Strengthening productivity, improving healthcare and advancing the climate transition would boost growth and living standards in Estonia


07/05/2024 - The Estonian economy had been hit hard by Russia’s war of aggression against Ukraine and the resulting energy price shock that put the country into recession. Economic activity is now slowly recovering and Estonia faces the challenge to durably return to stronger, more inclusive and more sustainable growth, according to the latest OECD Economic Survey of Estonia.

The OECD is expecting Estonia’s GDP to contract by 0.4% in 2024, after contracting by 3.1% in 2023, and grow by 2.6% in 2025. The modest recovery will be driven by stronger demand for exports, higher public investment, and lower interest rates. Inflation is poised to ease from 9.1% seen in 2023 to 3.9% in 2024 and 2.1% in 2025. Risks are nevertheless tilted to the downside: weaker than anticipated developments in export markets or worsening geopolitical tensions could undermine the recovery.

The Survey highlights the need for prudent fiscal policy to balance stabilisation of the economy with narrowing the government budget deficit. It notes that fiscal policy provided important support during the pandemic and the global energy price surge. While government debt has risen sharply, it remains the lowest in the OECD, at 19.6% of GDP. Estonia’s expenditures have increased due to higher spending on defence, healthcare and family benefits. A fiscal consolidation strategy for 2024-27 will be hampered by the slow recovery and weak growth prospects.

More progress needs to be made in boosting productivity, preparing the health system for the fiscal pressures of an ageing population and advancing the climate transition. Renewed economic convergence with more advanced economies will require stronger productivity growth. Notwithstanding Estonia’s success in the ICT sector, policies are needed that boost digitalisation, innovation, and skills across firms, including through enhancing cooperation between the public and private sector to raise investment in innovation, given that spending on research and development, at 1.8% of GDP in 2022, remains moderate.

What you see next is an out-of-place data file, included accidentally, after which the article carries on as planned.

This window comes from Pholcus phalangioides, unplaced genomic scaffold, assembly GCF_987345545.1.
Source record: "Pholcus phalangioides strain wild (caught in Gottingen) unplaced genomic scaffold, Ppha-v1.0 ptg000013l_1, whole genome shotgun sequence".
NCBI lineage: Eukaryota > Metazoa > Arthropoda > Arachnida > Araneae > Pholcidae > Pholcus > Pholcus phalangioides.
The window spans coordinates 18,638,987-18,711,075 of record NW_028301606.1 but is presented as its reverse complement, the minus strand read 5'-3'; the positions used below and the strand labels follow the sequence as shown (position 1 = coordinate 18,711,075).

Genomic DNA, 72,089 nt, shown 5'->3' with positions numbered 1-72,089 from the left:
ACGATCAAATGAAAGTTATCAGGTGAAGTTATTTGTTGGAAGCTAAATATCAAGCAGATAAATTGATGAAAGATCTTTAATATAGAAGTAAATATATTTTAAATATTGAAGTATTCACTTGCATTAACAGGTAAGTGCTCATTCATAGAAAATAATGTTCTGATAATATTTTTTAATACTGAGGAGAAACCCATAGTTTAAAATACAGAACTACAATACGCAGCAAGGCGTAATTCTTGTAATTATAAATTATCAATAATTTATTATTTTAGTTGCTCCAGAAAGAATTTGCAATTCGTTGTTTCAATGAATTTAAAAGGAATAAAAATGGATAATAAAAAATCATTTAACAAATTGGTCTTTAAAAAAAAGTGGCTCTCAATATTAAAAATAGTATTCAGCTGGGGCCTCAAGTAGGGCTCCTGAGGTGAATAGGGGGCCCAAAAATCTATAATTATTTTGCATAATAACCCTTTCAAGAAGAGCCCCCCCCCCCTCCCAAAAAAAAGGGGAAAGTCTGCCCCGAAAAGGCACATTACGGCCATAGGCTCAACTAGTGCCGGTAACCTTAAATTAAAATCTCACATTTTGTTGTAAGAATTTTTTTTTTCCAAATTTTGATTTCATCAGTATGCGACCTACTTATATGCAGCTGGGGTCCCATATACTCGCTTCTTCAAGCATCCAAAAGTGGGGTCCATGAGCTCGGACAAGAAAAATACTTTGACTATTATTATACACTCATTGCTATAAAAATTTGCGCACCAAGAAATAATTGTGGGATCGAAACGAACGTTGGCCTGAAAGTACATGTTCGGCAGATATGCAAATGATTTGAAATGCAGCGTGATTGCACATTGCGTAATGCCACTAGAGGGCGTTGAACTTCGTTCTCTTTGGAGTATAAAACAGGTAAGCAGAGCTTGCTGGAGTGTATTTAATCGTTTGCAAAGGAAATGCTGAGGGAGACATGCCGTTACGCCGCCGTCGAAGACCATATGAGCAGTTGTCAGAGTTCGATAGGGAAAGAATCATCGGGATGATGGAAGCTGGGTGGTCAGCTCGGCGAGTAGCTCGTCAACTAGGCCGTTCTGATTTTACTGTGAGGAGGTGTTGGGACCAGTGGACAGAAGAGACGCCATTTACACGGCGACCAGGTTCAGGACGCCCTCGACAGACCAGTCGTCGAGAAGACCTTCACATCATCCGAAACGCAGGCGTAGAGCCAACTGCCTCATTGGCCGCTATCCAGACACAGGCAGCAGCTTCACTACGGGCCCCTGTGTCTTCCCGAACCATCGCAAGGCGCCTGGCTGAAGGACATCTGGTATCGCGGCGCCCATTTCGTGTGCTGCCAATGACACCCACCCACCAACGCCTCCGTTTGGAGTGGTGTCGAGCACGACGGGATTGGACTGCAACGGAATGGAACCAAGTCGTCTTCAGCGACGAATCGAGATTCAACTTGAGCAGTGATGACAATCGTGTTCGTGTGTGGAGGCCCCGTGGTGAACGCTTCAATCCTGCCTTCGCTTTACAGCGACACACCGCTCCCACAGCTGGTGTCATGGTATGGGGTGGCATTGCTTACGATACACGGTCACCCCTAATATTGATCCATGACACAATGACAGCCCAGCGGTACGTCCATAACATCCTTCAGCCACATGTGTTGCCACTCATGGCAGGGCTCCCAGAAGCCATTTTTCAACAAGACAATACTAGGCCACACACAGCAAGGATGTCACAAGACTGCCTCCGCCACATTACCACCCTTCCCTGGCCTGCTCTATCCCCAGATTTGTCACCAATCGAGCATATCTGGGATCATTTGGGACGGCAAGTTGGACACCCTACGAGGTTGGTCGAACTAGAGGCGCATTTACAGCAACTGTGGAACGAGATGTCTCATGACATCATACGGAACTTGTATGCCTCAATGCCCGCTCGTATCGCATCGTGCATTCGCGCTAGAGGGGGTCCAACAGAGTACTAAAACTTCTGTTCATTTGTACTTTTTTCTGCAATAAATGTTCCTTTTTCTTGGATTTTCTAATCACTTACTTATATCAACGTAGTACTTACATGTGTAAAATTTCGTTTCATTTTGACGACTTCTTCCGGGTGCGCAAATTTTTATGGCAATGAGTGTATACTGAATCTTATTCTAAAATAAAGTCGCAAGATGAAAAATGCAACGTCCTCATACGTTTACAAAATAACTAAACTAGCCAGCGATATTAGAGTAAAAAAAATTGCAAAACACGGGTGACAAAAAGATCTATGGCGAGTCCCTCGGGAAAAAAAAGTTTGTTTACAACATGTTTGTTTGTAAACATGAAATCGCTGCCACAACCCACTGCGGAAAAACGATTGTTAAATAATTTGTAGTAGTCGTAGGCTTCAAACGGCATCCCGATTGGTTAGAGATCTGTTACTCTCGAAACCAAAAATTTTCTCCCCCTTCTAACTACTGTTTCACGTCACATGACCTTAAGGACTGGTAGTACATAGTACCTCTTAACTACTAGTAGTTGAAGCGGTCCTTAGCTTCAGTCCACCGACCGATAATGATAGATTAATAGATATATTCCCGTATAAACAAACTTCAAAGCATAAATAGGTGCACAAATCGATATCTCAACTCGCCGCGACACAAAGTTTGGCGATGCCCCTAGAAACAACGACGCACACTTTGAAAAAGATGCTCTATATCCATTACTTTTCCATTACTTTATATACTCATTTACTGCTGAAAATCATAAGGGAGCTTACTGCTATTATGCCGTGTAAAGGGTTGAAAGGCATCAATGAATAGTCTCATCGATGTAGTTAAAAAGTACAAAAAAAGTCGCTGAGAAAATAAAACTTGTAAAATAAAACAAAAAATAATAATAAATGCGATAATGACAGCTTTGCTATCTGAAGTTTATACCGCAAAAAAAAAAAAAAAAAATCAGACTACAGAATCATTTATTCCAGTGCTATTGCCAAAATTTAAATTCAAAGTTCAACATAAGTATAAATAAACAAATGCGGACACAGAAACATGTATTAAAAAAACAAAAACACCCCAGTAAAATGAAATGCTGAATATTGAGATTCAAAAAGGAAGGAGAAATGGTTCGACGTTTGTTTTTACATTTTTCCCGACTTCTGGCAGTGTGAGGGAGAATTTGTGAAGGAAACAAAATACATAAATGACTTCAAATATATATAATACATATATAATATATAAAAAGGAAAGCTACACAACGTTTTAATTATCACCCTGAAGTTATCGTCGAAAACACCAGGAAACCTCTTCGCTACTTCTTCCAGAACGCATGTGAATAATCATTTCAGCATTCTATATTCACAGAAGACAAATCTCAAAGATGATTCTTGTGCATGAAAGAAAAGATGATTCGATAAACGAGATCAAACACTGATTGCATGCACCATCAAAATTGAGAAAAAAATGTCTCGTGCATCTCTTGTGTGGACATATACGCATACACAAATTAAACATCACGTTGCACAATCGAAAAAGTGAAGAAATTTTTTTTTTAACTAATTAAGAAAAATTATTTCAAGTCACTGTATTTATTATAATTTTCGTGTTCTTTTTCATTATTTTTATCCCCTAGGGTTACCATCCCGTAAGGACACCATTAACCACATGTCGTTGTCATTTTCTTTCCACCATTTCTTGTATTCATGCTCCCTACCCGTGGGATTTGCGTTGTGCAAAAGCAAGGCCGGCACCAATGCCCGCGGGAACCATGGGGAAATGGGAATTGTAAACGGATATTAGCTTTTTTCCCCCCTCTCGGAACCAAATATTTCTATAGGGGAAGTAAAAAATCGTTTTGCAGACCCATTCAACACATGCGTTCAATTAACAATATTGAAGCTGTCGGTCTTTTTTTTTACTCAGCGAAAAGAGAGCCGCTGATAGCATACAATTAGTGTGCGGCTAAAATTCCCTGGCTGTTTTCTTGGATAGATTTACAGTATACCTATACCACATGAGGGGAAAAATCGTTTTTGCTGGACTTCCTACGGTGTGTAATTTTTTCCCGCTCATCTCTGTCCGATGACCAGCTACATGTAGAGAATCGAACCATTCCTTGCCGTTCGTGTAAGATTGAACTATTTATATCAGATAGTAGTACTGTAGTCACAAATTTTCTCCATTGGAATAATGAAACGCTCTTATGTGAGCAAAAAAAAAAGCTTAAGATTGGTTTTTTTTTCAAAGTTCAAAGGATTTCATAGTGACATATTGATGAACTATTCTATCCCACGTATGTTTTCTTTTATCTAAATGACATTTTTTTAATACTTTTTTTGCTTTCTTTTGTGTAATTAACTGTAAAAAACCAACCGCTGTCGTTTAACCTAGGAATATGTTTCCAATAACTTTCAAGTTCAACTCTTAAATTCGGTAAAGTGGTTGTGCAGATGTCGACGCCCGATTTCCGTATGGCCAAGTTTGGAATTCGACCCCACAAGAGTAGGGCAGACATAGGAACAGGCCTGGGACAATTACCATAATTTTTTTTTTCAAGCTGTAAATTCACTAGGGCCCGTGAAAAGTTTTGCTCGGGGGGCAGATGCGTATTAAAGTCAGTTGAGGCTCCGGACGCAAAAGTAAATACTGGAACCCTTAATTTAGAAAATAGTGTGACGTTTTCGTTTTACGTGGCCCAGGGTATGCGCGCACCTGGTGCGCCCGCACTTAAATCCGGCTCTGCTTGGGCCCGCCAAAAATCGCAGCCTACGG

Health and life expectancy in Estonia have improved significantly over the past two decades, but years spent in good health are still among the lowest in the OECD. Avoidable mortality – notably from heart disease and cancer – remains elevated, outcomes for older men and people on low incomes are particularly weak, and regional disparities are still high. In a tight budgetary environment, achieving further improvements in health outcomes against the background of an ageing population will likely require additional funding.

While the Survey finds that the health system is well designed and provides good incentives for the use and allocation of resources, there is scope to improve treatment and prevention, and better prioritise resources. Training more nurses and doctors will help ensure continued access to healthcare for Estonia’s citizens.

Due to its continued reliance on domestic oil shale and increasing emissions in several sectors, the Estonian economy remains carbon-intensive. Accelerating the climate transition – by reducing 2005 greenhouse gas emissions by half by 2030 – will require ambitious decarbonisation across the economy. Policy priorities should include upgrading the electricity grid to accommodate increased renewable energy, efforts to reduce vehicle emissions by introducing the planned vehicle tax, and expansion of public transport.

See an Overview of the Economic Survey of Estonia with key findings and charts (this link can be used in media articles).


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